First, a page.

|Tested species reactivity||Human, Mouse, Non-human primate, Rat|
|Host / Isotype||Rabbit / IgG|
|Immunogen||A synthetic peptide made to an N-terminal sequence of the human EGL9 homolog 1 (between residues 1-50). [LocusLink ID 54583]|
|Purification||Antigen affinity chromatography|
|Storage buffer||tris citrate, pH 7-8|
|Contains||0.09% sodium azide|
|Storage Conditions||4° C, do not freeze|
|Tested Applications||Dilution *|
|Flow Cytometry (Flow)||3 µg/ml|
|Immunohistochemistry (Paraffin) (IHC (P))||1:10-1:500|
|Western Blot (WB)||1:500-1:2500|
* Suggested working dilutions are given as a guide only. It is recommended that the user titrate the product for use in their own experiment using appropriate negative and positive controls.
This antibody does not react with mouse samples.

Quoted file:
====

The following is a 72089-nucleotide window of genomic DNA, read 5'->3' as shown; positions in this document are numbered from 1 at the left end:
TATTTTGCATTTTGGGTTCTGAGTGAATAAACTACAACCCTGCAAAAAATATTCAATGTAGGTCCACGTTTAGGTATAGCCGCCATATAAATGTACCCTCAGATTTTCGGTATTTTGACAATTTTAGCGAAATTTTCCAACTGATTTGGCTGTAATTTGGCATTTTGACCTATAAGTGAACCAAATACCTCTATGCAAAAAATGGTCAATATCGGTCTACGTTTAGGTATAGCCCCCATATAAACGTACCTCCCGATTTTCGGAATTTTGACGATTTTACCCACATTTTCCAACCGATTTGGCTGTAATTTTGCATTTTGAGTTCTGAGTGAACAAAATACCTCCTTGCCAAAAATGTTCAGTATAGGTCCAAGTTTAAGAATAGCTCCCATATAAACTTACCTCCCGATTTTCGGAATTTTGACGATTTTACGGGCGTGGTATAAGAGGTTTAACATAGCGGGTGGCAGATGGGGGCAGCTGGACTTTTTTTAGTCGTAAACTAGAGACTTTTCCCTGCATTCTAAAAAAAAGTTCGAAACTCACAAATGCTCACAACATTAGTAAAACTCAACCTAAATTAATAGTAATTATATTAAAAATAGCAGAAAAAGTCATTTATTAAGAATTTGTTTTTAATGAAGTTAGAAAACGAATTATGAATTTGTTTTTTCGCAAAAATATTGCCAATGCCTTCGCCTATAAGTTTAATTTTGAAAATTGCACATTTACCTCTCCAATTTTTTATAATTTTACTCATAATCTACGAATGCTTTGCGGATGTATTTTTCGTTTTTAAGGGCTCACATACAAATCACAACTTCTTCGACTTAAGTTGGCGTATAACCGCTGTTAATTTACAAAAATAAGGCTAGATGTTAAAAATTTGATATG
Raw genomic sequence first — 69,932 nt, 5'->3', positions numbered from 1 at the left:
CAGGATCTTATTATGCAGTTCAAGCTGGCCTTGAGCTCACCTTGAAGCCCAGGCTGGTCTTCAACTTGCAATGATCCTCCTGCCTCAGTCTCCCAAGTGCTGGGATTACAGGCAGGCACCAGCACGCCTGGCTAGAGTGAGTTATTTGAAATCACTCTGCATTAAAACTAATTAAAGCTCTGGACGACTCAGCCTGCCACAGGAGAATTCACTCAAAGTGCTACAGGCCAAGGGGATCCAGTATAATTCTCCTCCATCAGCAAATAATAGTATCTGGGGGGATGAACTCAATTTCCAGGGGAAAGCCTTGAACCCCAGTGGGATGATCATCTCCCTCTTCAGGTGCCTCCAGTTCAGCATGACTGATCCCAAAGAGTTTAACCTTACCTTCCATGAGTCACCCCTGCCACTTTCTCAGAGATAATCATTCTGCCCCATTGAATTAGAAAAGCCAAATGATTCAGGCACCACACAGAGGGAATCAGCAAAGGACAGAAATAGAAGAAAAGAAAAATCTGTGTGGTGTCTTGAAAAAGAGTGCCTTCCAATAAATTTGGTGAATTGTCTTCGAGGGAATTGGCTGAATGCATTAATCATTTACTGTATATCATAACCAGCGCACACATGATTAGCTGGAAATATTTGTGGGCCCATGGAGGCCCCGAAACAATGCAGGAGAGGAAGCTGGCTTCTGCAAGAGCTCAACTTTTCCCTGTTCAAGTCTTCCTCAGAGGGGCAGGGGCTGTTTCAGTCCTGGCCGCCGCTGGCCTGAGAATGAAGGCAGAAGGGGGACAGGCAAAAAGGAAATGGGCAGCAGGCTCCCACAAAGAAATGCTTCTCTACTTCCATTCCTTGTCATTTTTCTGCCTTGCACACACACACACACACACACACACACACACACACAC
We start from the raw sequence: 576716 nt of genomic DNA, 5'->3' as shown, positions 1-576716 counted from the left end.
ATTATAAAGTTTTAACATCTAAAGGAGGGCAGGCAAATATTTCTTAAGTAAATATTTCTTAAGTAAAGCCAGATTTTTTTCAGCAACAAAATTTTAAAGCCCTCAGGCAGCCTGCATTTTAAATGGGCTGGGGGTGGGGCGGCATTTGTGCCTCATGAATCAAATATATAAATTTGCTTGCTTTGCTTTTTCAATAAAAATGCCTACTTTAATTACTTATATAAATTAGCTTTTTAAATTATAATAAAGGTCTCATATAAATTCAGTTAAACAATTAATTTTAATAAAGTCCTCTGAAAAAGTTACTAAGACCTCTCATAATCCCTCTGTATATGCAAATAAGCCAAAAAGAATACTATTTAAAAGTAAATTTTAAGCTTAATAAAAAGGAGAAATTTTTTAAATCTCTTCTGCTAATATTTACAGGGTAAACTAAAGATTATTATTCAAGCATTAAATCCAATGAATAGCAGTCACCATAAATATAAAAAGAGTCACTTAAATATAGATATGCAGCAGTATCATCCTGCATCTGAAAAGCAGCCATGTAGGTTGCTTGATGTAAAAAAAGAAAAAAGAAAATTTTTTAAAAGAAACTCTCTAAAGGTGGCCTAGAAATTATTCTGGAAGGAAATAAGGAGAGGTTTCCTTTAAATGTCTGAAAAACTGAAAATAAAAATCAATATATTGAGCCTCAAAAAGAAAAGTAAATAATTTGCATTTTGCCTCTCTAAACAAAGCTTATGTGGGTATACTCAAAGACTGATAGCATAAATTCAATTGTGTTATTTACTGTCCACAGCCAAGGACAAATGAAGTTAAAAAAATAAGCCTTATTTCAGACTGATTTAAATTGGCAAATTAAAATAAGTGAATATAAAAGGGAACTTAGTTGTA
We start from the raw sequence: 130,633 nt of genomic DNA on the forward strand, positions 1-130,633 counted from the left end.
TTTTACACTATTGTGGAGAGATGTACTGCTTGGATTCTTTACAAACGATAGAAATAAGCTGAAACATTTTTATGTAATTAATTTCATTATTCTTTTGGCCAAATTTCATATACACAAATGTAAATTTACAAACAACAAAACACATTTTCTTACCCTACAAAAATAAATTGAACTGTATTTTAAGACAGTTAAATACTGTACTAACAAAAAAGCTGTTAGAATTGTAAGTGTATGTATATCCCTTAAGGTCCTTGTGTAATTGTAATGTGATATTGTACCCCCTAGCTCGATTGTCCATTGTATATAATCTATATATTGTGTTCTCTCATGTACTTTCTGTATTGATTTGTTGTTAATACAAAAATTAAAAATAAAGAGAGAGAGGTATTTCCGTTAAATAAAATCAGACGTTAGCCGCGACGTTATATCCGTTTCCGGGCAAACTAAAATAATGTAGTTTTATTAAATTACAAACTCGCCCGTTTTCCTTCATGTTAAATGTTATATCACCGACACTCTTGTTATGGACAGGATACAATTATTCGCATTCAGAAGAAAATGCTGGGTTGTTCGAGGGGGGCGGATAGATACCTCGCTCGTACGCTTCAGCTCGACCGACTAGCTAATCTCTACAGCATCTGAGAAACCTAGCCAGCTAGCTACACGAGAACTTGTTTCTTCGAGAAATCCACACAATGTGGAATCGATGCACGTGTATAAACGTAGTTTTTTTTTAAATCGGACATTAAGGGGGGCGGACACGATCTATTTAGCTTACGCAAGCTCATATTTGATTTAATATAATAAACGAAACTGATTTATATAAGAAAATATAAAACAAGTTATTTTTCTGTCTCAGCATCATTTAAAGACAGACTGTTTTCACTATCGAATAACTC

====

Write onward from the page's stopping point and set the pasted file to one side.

Suggested positive control: antigen standard for EGLN1 (transient overexpression lysate).
HIF prolyl hydroxylase 2 is a prolyl hydroxylase that modifies HIF-alpha. Classic prolyl hydroxylases are found in the endoplasmic reticulum and modify collagen, whereas HIF is an intracellular protein and the HPH sites do not resemble those modifying collagen. HIF is a transcriptional complex that plays a critical role in oxygen homeostasis. HPH is an essential component of the pathway through which cells sense oxygen. In the presence of oxygen, HPHs convert specific prolyl residues in HIF-alpha to hydroxyproline, leading to HIF-alpha destruction. Low oxygen levels, sensed at the cellular level, cause the HIF conversion to be reduced so that HIF is stable and there is increased angiogenesis. HPH-2, specifically, catalyzes the posttranslational formation of 4-hydroxyproline in HIF alpha proteins. It hydroxylates HIF-1 alpha at Pro(402) and Pro(564), and HIF-2 alpha. It targets HIF through the hydroxylation for proteasomal degredation via the von Hippel-Lindau ubiquitylation complex.
For Research Use Only. Not for use in diagnostic procedures. Not for resale without express authorization.